The needle and the damage done


Call them Fred and Sally. They met in Alcoholics Anonymous, both were drug addicts trying to stay clean. They didn’t get it, couldn’t get it. Instead they went back to drugs, while their friends (including me) watched as they ended up mostly homeless, smoking crack, shooting drugs, and destroying what was left of their lives.

He blew up a successful business and now lives at the Salvation Army, and might be clean, we don’t know. He burned too many bridges and is too untrustworthy to get close to now. She was recently found dead, overdosed on cocaine. She leaves a sixteen year old daughter who now has no parents (thankfully her grandmother stepped in a while back and is raising her.)

A classmate of mine destroyed his life on alcohol, abandoning his family. When his sister finally tracked him down, she learned he was on life support in a hospital. She called his son, saying you need to know your father is dying. He said, they can pull out the tubes for all I care.

That’s the damage that addiction and alcoholism do. There’s many victims and too much collateral damage. And none of it had to happen.

I recently met a man whose father was a heroin addict for decades. He never knew his dad until his final two years, after he got clean. He said, wow, my dad was a great guy once he stopped using, and they had a good two years until the physical damage of decades of drug use caught up with his father and killed him. But he died having a son who cared for him, rather than one who loathed him. That’s what getting clean and sober can do. Families heal. Lives get put back together again.

(I’m not a bystander in all of this. Today, I celebrate seventeen years without alcohol and drugs. A fitting day indeed. Earth Day 1990 was the day I returned to the planet.)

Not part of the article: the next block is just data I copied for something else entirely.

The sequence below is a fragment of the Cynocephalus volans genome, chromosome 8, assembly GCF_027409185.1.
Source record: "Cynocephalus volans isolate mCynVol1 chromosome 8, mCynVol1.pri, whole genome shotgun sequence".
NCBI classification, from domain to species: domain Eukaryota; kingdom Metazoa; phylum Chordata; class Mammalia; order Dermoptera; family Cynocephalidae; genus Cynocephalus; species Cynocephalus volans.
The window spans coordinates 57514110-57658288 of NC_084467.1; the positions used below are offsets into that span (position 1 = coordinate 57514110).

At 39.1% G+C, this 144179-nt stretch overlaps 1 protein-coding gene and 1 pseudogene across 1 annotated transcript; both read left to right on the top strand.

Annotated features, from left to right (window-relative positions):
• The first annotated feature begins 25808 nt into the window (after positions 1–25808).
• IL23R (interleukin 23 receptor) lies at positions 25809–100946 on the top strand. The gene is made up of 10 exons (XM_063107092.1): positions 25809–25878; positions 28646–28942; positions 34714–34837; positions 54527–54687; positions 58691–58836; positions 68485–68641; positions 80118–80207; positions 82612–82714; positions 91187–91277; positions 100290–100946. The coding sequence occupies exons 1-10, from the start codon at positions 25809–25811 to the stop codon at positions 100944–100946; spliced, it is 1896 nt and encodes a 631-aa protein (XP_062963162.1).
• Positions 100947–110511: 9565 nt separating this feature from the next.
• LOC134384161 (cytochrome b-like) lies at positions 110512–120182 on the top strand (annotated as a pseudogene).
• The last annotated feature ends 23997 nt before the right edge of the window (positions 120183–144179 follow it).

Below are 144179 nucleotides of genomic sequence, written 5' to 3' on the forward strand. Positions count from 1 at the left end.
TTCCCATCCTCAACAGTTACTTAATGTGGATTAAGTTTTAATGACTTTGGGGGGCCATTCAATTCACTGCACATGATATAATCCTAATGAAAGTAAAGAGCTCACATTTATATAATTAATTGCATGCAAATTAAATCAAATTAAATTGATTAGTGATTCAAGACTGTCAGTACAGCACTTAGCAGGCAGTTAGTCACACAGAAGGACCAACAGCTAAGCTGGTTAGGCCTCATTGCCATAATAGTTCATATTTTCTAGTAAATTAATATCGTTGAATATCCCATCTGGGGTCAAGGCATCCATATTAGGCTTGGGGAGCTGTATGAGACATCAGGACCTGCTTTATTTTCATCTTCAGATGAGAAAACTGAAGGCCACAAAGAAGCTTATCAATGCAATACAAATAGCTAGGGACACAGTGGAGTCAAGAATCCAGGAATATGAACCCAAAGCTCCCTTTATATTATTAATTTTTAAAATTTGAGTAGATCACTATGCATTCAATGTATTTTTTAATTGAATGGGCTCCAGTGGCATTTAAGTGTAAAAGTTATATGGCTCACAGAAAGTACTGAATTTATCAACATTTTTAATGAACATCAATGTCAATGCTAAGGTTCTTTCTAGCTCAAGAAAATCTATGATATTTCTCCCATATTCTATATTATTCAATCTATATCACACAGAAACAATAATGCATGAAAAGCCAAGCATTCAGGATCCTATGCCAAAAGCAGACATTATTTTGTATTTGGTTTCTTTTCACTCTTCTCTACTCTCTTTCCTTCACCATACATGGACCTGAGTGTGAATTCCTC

1. Happy Birthday! Seventeen years is awesome.

    But when you say, “None of it had to happen,” I have my doubts. I was explaining just the other day to a 17-year-old trying to get sober that when an alcoholic or addict stops drinking and using, there’s a big hole inside. “Normal” people say, hey, great, you’ve stopped drinking and using, your problems are over. But for an alcoholic, that’s when the problems start. Unless one finds a suitable replacement for the chemicals. This is something that normies and doctors have a hard time understanding. Those who “get it” are truly fortunate/blessed/lucky/miracles (choose your word). The majority die of their condition.

    “You’ve been standin’ on the corner for a thousand nights
    It’s the slowest corner known to man
    Watchin’ strange faces passin’ ‘neath the lights
    With a bottle wavin’ in your hand
    You got just enough money for some nothin’ to go
    It ain’t exactly what you planned
    So lonesome that you can’t even say hello
    And no one seems to understand
    So you’re a mixed up kid, come on and join the crowd
    The ones that only fit where they’re not allowed
    Out on the streets and you’re feelin’ blue…..
    Travelin’ light
    With a hole in your soul where the wind blows through
    A hole in your soul where the wind blows through…” –Peter Case

    Never underestimate the gift you’ve been given.

Comments are closed.